The border was backed up as it has been every time we have returned in the last few years. While we were sitting on the bridge across the Niagara River a steady stream of Turkey Vultures was migrating through. We counted forty-three until we were out of sight of their flight path. We joined the lineup at 16:54 and didn't get through until 17:59.
After that it was clear sailing all the way home with no further delays.

All species 8 October – Canada Goose, American Crow, Carolina Chickadee, Tufted Titmouse, Carolina Wren, White-breasted Nuthatch, Grey Catbird, Northern Cardinal.

General Comments

We fell in love with the marvellous, bucolic countryside of this part of Pennsylvania. Everything about it appealed to us and we look forward to returning. When we had sun the colours of October were stunning. Hawk Mountain Sanctuary is a place every birder should try to visit at least once. Everything we have to say about it takes us into the realm of superlatives. I kick myself for leaving it so long to visit – and it is not even far away. But I can guarantee you that we will be back!

Acknowledgements

Laurie Goodrich took time out of her busy schedule to recommend accommodations to us. It was through her that we chose Hawk Mountain Bed and Breakfast and were delighted with it.

Taxonomy

I have adopted the nomenclature and taxonomy of the IOC World Bird List 2011 for our life lists and this work is used throughout this report. People who use other taxonomy (e.g. Clements, Howard & Moore etc.) should have no difficulty recognizing birds with slightly different common names.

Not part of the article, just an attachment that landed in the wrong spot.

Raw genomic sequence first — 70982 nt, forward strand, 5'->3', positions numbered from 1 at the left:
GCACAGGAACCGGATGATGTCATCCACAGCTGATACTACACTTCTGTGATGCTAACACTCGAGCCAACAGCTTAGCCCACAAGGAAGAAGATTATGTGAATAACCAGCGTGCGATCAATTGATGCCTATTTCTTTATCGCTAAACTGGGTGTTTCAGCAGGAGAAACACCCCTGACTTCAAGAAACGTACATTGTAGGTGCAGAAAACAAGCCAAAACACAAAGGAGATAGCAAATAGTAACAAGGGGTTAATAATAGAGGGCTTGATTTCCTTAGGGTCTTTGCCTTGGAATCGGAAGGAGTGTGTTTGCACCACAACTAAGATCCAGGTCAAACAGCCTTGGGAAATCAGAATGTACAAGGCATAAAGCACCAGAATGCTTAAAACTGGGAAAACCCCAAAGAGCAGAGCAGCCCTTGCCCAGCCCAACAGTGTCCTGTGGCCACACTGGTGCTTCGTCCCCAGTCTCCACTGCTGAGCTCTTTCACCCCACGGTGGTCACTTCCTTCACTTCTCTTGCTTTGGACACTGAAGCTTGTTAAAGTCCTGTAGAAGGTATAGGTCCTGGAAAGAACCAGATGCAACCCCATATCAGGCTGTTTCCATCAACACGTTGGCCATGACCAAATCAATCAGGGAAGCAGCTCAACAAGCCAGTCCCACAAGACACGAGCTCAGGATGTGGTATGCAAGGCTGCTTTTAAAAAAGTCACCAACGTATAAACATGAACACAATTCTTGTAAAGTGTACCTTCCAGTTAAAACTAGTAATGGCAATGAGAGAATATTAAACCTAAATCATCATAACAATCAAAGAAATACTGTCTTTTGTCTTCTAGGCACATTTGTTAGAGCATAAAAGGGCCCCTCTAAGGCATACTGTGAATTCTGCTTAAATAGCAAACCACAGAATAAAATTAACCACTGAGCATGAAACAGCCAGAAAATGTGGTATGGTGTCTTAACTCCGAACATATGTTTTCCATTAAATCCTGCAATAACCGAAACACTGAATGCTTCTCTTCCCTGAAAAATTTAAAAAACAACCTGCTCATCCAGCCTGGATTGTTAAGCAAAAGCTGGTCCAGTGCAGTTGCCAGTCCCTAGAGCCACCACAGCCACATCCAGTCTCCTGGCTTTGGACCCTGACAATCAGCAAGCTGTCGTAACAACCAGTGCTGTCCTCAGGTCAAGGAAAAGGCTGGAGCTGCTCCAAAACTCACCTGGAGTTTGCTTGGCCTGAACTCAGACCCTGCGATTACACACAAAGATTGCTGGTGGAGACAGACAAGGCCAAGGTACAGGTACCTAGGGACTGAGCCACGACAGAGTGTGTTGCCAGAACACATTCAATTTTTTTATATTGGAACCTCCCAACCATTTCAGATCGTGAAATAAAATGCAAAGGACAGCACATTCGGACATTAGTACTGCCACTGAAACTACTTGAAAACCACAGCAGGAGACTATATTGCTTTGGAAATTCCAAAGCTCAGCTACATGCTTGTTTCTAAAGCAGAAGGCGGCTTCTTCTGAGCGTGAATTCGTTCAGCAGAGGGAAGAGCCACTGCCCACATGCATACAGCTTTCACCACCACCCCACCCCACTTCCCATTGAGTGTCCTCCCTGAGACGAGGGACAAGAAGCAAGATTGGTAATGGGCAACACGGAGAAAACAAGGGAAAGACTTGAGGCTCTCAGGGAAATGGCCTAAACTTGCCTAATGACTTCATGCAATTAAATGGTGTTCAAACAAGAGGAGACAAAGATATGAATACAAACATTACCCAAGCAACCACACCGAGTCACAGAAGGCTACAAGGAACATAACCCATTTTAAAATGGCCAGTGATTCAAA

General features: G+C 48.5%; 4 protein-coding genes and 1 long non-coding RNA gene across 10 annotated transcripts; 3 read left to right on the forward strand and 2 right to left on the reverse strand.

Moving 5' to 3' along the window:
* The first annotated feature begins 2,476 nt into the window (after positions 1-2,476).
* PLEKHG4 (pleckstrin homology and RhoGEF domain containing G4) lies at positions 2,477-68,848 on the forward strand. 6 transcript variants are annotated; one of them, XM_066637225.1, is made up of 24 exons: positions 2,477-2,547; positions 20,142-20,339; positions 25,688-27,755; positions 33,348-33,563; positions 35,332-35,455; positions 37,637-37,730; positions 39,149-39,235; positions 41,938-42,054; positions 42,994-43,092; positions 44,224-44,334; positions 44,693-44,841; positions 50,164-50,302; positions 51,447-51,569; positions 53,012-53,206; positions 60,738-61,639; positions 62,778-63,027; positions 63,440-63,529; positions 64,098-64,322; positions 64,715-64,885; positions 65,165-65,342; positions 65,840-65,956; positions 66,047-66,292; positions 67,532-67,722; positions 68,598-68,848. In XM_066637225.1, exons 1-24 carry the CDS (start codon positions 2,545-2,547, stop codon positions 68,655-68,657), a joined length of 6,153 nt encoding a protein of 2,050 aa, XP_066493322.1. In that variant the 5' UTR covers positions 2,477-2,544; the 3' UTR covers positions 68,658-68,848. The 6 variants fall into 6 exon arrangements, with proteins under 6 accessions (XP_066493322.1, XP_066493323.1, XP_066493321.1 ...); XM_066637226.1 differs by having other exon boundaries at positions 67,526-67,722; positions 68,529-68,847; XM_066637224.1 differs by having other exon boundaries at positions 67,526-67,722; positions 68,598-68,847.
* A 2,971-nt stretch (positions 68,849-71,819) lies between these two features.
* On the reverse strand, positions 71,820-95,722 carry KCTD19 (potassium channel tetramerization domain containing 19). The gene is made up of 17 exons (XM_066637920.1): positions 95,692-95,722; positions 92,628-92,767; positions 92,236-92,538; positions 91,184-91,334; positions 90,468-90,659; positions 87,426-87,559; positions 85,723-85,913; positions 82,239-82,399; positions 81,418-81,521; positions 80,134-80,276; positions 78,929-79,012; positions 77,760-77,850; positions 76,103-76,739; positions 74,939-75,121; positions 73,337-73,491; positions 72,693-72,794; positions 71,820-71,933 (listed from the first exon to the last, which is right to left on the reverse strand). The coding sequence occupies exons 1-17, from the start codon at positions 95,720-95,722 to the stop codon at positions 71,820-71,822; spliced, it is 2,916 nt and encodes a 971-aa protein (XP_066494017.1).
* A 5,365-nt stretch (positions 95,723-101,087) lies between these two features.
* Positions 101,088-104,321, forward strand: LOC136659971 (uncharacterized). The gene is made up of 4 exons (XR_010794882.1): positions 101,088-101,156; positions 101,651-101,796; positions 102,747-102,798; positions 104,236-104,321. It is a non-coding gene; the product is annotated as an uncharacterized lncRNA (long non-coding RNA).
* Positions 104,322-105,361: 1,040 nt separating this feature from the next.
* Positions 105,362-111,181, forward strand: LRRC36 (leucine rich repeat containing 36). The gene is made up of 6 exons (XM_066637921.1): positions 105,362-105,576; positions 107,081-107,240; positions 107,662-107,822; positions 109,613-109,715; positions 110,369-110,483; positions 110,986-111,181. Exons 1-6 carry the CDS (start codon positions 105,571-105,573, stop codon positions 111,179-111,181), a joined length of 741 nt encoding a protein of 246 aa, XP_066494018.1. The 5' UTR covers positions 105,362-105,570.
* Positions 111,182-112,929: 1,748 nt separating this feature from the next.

Further information

Contact David M. Gascoigne or Miriam Bauman, 519 725-0866, email: theospreynest@sympatico.ca.







Tuesday, 2 October 2012

White-throated Sparrow, Zonotrichia albicollis

     In spring and fall White-throated Sparrows migrate through our area and it always gives us a great sense of pleasure to see these birds. Their plumage is nothing less than stunning, and a pristine adult is a sight to behold. A few individuals always patronize our backyard and today we were pleased to see them there for the first time this autumn. Although a good deal of seed from the feeders is scattered on the patio they seem to ignore this and prefer to forage on the ground among the vegetation and take great care to assiduously work through the mulch.


     We will probably see them on and off for about two weeks, after which they will continue on their southbound migration. They do not travel far and most birds spend the winter north of the Mexico/USA border. Rarely, a few individuals overwinter in southern Ontario.